Former FTC Staff Memos Show Misunderstanding of Tech in Antitrust Analysis

2011-2012 FTC Investigation of Google

The 2011-2012 FTC investigation of Google's allegedly anticompetitive actions in search and ads saw the Bureau of Competition (BC) make a case for antitrust action and the Bureau of Economics (BE) make the case that the investigation should be dropped. The BC case was moderately strong and the BE case was somewhat less strong. The BC argued that Google had monopoly power in horizontal search, search advertising, and syndicated search and search advertising. On the question of whether Google had unlawfully preferenced its own content while demoting rivals, the BC recommended that the FTC proceed, but the BC argued that this was a close call and case law was not favorable to anticompetitive product design. On the question of whether Google had unlawfully scraped content from vertical rivals to improve their own vertical products, the BC recommended that the FTC proceed. On the question of Google's anticompetitive contractual restrictions on automated cross-management of ad campaigns, the BC recommended that the FTC proceed and that the restrictions should be condemned under Section 2. On the question of Google's anticompetitive exclusionary agreements with websites for syndicated search and search ads, the BC recommended that the FTC proceed and that Google should be condemned under Section 2. Throughout their arguments, the BC staff argued that Google's stated efficiency arguments were pretextual and that the actual impacts of Google's actions were to harm consumers and innovation. In a supplemental memo on mobile, the BC staff argued that Google dominated mobile search via exclusivity agreements and that mobile search was rapidly growing. The BC staff argued that Google's practices in mobile were harmful and used similar arguments to those made in the main memo. The BE staff strongly disagreed with the BC staff.

The BC staff made some good arguments and some arguments that are less good. Throughout the memos, the BC staff argue that Google's stated efficiency arguments are pretextual and that Google's actions actually harmed consumers and innovation. On the other hand, the BC staff sometimes argue that competitors were not actually harmed by Google's actions, seemingly based on the BC staff's predictions of the future, which are often wrong. A common theme throughout the memos is that the BC staff make arguments that assume a basic understanding of tech and assume that the reader will fill in gaps in logic while the BE staff engage more closely with the arguments, seemingly assuming the reader does not have a basic understanding of tech and explicitly making their logic more explicit. In many cases, the errors the BC staff make are ones that, at the time, anyone familiar with tech would make apparent errors.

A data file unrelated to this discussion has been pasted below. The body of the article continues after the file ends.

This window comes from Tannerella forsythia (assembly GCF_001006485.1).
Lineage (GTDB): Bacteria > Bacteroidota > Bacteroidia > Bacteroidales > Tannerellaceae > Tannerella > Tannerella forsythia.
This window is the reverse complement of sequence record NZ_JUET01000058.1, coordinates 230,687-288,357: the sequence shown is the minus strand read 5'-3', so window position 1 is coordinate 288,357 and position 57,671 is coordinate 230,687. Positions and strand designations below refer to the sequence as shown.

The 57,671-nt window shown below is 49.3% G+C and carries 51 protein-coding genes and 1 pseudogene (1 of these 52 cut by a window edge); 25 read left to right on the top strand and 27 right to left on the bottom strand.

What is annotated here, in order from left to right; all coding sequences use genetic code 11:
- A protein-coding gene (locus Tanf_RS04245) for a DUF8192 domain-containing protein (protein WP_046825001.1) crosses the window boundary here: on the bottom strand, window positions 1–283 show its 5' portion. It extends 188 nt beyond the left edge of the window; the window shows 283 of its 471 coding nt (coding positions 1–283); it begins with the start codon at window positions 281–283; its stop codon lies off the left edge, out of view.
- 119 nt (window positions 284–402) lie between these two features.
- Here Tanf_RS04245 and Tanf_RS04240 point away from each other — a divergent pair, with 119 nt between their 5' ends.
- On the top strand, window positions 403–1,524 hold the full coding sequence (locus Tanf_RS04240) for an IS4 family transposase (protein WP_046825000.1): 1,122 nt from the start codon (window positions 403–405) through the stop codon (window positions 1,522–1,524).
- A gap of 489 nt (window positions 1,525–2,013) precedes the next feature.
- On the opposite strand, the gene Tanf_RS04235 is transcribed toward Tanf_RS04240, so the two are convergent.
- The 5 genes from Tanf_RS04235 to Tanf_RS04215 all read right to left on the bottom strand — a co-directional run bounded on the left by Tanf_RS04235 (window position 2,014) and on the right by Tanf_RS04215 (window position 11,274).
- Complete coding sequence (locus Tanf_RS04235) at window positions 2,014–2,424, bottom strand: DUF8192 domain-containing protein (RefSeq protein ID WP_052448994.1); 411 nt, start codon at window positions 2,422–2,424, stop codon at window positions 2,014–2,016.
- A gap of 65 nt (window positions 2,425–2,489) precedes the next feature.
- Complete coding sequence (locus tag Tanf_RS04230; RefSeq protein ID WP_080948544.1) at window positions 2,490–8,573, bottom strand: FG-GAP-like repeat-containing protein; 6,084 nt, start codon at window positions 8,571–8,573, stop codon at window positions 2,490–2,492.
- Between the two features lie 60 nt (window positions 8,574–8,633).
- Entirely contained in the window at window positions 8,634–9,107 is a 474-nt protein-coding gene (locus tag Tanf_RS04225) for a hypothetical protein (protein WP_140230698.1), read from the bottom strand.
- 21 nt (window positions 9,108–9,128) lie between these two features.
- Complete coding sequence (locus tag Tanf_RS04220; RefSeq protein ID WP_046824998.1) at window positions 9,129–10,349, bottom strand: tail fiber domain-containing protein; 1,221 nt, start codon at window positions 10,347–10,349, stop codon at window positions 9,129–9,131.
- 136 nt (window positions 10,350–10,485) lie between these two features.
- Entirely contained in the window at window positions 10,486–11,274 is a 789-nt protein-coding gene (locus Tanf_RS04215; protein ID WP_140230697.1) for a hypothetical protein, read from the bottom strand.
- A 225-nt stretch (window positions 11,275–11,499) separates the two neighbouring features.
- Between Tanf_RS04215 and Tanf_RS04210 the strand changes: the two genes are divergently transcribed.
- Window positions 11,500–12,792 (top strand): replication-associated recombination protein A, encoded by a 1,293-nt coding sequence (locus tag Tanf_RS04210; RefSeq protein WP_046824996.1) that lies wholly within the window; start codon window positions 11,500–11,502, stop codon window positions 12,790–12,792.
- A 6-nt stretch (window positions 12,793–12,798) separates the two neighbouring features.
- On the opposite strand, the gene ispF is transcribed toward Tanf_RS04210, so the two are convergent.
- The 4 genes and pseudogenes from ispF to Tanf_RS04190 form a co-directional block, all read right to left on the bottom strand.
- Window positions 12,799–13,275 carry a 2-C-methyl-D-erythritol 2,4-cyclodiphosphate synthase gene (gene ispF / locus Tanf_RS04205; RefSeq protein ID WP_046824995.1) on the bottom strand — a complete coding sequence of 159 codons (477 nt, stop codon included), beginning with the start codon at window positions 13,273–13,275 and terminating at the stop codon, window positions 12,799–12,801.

Common Errors

At least in the documents provided by Politico, BE staff generally declined to engage with BC staff's arguments and numbers directly. For example, in addition to arguing that Google's agreements and exclusivity (insofar as agreements are exclusive) are procompetitive and foreclosing the possibility of such agreements might have significant negative impacts on the market, they argue that mobile is a small and unimportant market. The BE memo argues that mobile is only 8% of the market and, while it's growing rapidly, is unimportant, as it's only a "small percentage of overall queries and an even smaller percentage of search ad revenues". They also claim that there is robust competition in mobile because, in addition to Apple, there's also BlackBerry and Windows Mobile.

Between when the FTC investigation started and when the memo was written, BlackBerry's marketshare dropped dropped from ~14% to ~6%, which was part of a long-term decline that showed no signs of changing. Windows Mobile's drop was less precipitous, from ~6% to ~4%, but in a market with such strong network effects, it's curious that BE staff would argue that these platforms with low and declining marketshare would provide robust competition going forward. When the authors of the BE memo make a prediction, they seem to have a facility for predicting the opposite of what will happen. To do this, the authors of the BE memo took positions that were opposed to the general consensus at the time. Another example of this is when they imply that there is robust competition in the mobile space even though it was well known that Apple's iOS dominated and that RIM and Windows Mobile were in decline.

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